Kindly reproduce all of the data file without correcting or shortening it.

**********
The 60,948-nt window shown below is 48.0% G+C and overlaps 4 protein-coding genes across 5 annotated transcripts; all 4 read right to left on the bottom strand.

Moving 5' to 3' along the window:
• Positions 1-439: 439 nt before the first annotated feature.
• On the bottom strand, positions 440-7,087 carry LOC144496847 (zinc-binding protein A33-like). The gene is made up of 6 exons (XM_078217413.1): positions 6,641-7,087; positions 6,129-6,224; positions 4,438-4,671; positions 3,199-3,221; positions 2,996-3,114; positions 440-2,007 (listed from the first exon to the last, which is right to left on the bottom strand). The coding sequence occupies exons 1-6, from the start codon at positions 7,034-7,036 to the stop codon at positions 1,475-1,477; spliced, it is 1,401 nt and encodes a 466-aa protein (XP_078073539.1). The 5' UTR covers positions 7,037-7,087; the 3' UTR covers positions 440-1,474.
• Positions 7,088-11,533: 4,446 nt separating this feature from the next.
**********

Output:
The 60,948-nt window shown below is 48.0% G+C and overlaps 4 protein-coding genes across 5 annotated transcripts; all 4 read right to left on the bottom strand.

Moving 5' to 3' along the window:
• Positions 1-439: 439 nt before the first annotated feature.
• On the bottom strand, positions 440-7,087 carry LOC144496847 (zinc-binding protein A33-like). The gene is made up of 6 exons (XM_078217413.1): positions 6,641-7,087; positions 6,129-6,224; positions 4,438-4,671; positions 3,199-3,221; positions 2,996-3,114; positions 440-2,007 (listed from the first exon to the last, which is right to left on the bottom strand). The coding sequence occupies exons 1-6, from the start codon at positions 7,034-7,036 to the stop codon at positions 1,475-1,477; spliced, it is 1,401 nt and encodes a 466-aa protein (XP_078073539.1). The 5' UTR covers positions 7,037-7,087; the 3' UTR covers positions 440-1,474.
• Positions 7,088-11,533: 4,446 nt separating this feature from the next.